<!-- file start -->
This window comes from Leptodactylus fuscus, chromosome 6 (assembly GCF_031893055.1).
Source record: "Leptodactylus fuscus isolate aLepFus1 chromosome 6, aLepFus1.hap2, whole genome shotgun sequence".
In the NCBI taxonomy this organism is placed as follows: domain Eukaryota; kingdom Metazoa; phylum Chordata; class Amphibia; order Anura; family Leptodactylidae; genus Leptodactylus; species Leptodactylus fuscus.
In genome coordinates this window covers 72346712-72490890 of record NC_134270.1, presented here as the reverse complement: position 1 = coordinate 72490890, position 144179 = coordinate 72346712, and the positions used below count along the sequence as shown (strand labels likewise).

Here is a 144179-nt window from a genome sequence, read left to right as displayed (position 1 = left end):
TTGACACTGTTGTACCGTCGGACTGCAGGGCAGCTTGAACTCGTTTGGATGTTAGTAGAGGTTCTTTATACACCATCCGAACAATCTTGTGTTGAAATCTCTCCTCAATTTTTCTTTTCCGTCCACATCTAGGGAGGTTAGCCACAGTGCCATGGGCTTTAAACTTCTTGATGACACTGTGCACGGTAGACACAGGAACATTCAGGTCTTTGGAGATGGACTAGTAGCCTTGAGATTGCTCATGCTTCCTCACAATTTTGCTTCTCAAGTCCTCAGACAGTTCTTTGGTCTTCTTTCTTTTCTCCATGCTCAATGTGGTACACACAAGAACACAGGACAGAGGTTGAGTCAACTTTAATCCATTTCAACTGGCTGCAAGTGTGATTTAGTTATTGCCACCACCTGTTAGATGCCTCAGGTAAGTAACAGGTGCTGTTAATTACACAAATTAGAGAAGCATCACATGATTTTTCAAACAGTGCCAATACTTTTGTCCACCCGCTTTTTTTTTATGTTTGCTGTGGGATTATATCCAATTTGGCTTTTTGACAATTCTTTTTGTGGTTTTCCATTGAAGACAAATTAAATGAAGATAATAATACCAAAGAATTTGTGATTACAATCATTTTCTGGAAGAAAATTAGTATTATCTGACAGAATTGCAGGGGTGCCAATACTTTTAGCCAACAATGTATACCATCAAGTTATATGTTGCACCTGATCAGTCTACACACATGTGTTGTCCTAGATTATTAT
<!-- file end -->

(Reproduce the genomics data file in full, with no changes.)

This window comes from Leptodactylus fuscus, chromosome 6 (assembly GCF_031893055.1).
Source record: "Leptodactylus fuscus isolate aLepFus1 chromosome 6, aLepFus1.hap2, whole genome shotgun sequence".
In the NCBI taxonomy this organism is placed as follows: domain Eukaryota; kingdom Metazoa; phylum Chordata; class Amphibia; order Anura; family Leptodactylidae; genus Leptodactylus; species Leptodactylus fuscus.
In genome coordinates this window covers 72346712-72490890 of record NC_134270.1, presented here as the reverse complement: position 1 = coordinate 72490890, position 144179 = coordinate 72346712, and the positions used below count along the sequence as shown (strand labels likewise).

Here is a 144179-nt window from a genome sequence, read left to right as displayed (position 1 = left end):
TTGACACTGTTGTACCGTCGGACTGCAGGGCAGCTTGAACTCGTTTGGATGTTAGTAGAGGTTCTTTATACACCATCCGAACAATCTTGTGTTGAAATCTCTCCTCAATTTTTCTTTTCCGTCCACATCTAGGGAGGTTAGCCACAGTGCCATGGGCTTTAAACTTCTTGATGACACTGTGCACGGTAGACACAGGAACATTCAGGTCTTTGGAGATGGACTAGTAGCCTTGAGATTGCTCATGCTTCCTCACAATTTTGCTTCTCAAGTCCTCAGACAGTTCTTTGGTCTTCTTTCTTTTCTCCATGCTCAATGTGGTACACACAAGAACACAGGACAGAGGTTGAGTCAACTTTAATCCATTTCAACTGGCTGCAAGTGTGATTTAGTTATTGCCACCACCTGTTAGATGCCTCAGGTAAGTAACAGGTGCTGTTAATTACACAAATTAGAGAAGCATCACATGATTTTTCAAACAGTGCCAATACTTTTGTCCACCCGCTTTTTTTTTATGTTTGCTGTGGGATTATATCCAATTTGGCTTTTTGACAATTCTTTTTGTGGTTTTCCATTGAAGACAAATTAAATGAAGATAATAATACCAAAGAATTTGTGATTACAATCATTTTCTGGAAGAAAATTAGTATTATCTGACAGAATTGCAGGGGTGCCAATACTTTTAGCCAACAATGTATACCATCAAGTTATATGTTGCACCTGATCAGTCTACACACATGTGTTGTCCTAGATTATTAT